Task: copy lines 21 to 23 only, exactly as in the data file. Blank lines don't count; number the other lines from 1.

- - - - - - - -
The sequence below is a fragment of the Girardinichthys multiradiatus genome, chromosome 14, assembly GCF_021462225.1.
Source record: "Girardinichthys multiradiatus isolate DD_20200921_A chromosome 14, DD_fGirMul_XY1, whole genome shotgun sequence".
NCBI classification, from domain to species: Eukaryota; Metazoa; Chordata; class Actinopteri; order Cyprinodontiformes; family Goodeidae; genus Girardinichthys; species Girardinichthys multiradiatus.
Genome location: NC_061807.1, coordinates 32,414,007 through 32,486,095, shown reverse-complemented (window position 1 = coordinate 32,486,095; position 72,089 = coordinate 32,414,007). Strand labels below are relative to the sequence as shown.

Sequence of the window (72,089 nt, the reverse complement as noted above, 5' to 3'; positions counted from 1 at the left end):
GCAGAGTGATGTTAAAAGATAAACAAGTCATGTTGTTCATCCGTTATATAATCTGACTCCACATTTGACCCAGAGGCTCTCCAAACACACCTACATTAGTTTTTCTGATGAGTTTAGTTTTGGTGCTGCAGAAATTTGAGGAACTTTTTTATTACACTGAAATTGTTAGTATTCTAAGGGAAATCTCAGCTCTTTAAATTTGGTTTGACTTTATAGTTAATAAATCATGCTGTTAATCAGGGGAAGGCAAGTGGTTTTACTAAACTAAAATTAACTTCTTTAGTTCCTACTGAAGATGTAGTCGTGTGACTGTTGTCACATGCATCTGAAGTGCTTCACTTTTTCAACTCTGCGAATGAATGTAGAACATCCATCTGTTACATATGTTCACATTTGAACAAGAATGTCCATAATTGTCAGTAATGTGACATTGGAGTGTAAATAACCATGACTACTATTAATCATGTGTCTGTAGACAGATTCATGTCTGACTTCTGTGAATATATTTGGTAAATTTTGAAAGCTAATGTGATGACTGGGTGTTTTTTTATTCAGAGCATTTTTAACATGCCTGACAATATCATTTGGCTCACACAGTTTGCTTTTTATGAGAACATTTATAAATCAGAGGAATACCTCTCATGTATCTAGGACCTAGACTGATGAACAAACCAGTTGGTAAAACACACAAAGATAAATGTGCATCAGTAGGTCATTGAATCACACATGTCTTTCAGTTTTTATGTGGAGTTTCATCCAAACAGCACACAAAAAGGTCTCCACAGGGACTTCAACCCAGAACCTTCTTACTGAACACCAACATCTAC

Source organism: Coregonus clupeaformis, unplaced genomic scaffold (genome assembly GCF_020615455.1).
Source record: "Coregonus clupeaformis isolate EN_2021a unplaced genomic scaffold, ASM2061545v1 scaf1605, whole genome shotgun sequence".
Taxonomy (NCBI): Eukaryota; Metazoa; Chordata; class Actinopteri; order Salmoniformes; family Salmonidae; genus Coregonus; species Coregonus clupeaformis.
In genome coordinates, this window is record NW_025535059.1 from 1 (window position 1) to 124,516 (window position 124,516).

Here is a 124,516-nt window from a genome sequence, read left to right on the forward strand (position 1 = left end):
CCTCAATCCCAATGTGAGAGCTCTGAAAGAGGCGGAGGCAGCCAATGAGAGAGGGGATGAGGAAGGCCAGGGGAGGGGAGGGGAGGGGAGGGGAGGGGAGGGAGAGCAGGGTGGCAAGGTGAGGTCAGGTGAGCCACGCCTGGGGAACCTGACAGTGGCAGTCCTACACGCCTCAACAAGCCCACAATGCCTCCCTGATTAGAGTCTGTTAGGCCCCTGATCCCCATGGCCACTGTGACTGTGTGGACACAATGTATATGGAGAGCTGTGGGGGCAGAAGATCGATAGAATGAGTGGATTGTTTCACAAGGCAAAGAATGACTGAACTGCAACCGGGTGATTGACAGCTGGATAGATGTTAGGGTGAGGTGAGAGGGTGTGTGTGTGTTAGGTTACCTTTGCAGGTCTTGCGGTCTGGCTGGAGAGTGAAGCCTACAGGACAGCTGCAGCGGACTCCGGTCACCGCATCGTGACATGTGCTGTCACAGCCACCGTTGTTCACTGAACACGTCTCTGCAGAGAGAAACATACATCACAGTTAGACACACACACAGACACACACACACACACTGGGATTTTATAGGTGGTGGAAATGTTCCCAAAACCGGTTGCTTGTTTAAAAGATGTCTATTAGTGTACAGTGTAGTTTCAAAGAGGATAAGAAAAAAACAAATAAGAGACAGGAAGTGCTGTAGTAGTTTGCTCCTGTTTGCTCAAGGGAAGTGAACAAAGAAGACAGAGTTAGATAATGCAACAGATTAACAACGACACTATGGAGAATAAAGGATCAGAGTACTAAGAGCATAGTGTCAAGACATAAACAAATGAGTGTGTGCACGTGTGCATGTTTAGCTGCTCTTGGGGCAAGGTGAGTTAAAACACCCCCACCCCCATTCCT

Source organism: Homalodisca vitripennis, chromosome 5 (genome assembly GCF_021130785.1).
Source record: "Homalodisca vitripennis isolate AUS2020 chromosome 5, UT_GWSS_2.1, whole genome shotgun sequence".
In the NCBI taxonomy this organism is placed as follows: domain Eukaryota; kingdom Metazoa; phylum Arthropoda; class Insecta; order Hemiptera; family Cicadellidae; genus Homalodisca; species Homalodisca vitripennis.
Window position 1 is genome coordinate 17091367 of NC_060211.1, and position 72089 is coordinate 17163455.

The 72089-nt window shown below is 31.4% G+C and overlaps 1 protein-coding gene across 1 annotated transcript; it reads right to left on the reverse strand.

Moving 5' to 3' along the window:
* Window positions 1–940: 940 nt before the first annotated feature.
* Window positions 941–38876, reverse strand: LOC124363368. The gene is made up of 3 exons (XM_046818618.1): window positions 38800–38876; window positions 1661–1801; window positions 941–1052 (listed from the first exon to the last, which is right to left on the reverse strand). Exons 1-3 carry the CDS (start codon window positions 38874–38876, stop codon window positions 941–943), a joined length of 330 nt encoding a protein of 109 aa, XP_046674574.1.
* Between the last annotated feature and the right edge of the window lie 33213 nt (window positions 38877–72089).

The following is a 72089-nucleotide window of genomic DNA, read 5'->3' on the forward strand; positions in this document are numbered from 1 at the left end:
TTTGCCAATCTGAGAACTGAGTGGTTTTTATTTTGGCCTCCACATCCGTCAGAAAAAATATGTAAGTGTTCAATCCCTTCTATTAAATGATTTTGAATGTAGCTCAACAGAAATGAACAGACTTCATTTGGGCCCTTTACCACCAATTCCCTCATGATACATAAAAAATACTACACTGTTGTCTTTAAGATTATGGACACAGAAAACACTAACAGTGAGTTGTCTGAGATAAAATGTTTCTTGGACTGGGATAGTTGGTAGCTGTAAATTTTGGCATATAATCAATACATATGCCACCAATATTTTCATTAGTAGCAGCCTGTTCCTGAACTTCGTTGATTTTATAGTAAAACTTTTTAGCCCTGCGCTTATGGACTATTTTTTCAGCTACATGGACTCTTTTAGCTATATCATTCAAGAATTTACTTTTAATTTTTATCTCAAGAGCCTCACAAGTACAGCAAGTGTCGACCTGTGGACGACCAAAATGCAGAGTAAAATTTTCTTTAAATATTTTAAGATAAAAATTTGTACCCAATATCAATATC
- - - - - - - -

* Between the last annotated feature and the right edge of the window lie 33213 nt (window positions 38877–72089).

The following is a 72089-nucleotide window of genomic DNA, read 5'->3' on the forward strand; positions in this document are numbered from 1 at the left end:
TTTGCCAATCTGAGAACTGAGTGGTTTTTATTTTGGCCTCCACATCCGTCAGAAAAAATATGTAAGTGTTCAATCCCTTCTATTAAATGATTTTGAATGTAGCTCAACAGAAATGAACAGACTTCATTTGGGCCCTTTACCACCAATTCCCTCATGATACATAAAAAATACTACACTGTTGTCTTTAAGATTATGGACACAGAAAACACTAACAGTGAGTTGTCTGAGATAAAATGTTTCTTGGACTGGGATAGTTGGTAGCTGTAAATTTTGGCATATAATCAATACATATGCCACCAATATTTTCATTAGTAGCAGCCTGTTCCTGAACTTCGTTGATTTTATAGTAAAACTTTTTAGCCCTGCGCTTATGGACTATTTTTTCAGCTACATGGACTCTTTTAGCTATATCATTCAAGAATTTACTTTTAATTTTTATCTCAAGAGCCTCACAAGTACAGCAAGTGTCGACCTGTGGACGACCAAAATGCAGAGTAAAATTTTCTTTAAATATTTTAAGATAAAAATTTGTACCCAATATCAATATC